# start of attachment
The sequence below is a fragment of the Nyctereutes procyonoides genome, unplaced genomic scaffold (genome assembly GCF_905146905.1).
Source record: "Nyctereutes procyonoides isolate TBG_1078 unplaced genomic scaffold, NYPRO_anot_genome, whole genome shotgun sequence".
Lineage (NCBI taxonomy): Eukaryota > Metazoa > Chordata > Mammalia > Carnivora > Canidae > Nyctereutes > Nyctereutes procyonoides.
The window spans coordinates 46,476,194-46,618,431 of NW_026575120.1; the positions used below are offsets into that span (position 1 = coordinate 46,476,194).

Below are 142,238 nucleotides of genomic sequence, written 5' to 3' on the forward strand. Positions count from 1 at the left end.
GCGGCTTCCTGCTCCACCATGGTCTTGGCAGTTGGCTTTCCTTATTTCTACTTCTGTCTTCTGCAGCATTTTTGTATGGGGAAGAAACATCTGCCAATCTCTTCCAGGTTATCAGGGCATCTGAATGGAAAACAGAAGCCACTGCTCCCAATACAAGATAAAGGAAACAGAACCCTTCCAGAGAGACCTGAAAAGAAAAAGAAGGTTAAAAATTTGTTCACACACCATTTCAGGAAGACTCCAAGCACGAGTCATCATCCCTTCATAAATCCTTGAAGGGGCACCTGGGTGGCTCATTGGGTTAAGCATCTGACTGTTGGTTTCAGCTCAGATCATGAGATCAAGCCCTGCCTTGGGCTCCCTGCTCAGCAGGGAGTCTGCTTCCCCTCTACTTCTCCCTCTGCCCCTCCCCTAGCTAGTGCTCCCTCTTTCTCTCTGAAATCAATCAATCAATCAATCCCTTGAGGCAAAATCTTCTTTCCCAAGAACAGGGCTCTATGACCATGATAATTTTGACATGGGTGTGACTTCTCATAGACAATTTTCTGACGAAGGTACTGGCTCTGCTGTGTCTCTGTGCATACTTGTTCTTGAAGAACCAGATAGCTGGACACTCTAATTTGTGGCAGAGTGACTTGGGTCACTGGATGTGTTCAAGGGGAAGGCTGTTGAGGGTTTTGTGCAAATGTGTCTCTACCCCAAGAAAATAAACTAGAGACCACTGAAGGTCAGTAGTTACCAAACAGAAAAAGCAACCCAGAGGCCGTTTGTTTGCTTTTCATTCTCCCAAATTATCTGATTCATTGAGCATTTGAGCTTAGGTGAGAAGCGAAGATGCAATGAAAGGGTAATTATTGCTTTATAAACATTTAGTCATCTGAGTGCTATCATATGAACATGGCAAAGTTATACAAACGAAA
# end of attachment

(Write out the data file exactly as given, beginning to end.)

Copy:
The sequence below is a fragment of the Nyctereutes procyonoides genome, unplaced genomic scaffold (genome assembly GCF_905146905.1).
Source record: "Nyctereutes procyonoides isolate TBG_1078 unplaced genomic scaffold, NYPRO_anot_genome, whole genome shotgun sequence".
Lineage (NCBI taxonomy): Eukaryota > Metazoa > Chordata > Mammalia > Carnivora > Canidae > Nyctereutes > Nyctereutes procyonoides.
The window spans coordinates 46,476,194-46,618,431 of NW_026575120.1; the positions used below are offsets into that span (position 1 = coordinate 46,476,194).

Below are 142,238 nucleotides of genomic sequence, written 5' to 3' on the forward strand. Positions count from 1 at the left end.
GCGGCTTCCTGCTCCACCATGGTCTTGGCAGTTGGCTTTCCTTATTTCTACTTCTGTCTTCTGCAGCATTTTTGTATGGGGAAGAAACATCTGCCAATCTCTTCCAGGTTATCAGGGCATCTGAATGGAAAACAGAAGCCACTGCTCCCAATACAAGATAAAGGAAACAGAACCCTTCCAGAGAGACCTGAAAAGAAAAAGAAGGTTAAAAATTTGTTCACACACCATTTCAGGAAGACTCCAAGCACGAGTCATCATCCCTTCATAAATCCTTGAAGGGGCACCTGGGTGGCTCATTGGGTTAAGCATCTGACTGTTGGTTTCAGCTCAGATCATGAGATCAAGCCCTGCCTTGGGCTCCCTGCTCAGCAGGGAGTCTGCTTCCCCTCTACTTCTCCCTCTGCCCCTCCCCTAGCTAGTGCTCCCTCTTTCTCTCTGAAATCAATCAATCAATCAATCCCTTGAGGCAAAATCTTCTTTCCCAAGAACAGGGCTCTATGACCATGATAATTTTGACATGGGTGTGACTTCTCATAGACAATTTTCTGACGAAGGTACTGGCTCTGCTGTGTCTCTGTGCATACTTGTTCTTGAAGAACCAGATAGCTGGACACTCTAATTTGTGGCAGAGTGACTTGGGTCACTGGATGTGTTCAAGGGGAAGGCTGTTGAGGGTTTTGTGCAAATGTGTCTCTACCCCAAGAAAATAAACTAGAGACCACTGAAGGTCAGTAGTTACCAAACAGAAAAAGCAACCCAGAGGCCGTTTGTTTGCTTTTCATTCTCCCAAATTATCTGATTCATTGAGCATTTGAGCTTAGGTGAGAAGCGAAGATGCAATGAAAGGGTAATTATTGCTTTATAAACATTTAGTCATCTGAGTGCTATCATATGAACATGGCAAAGTTATACAAACGAAA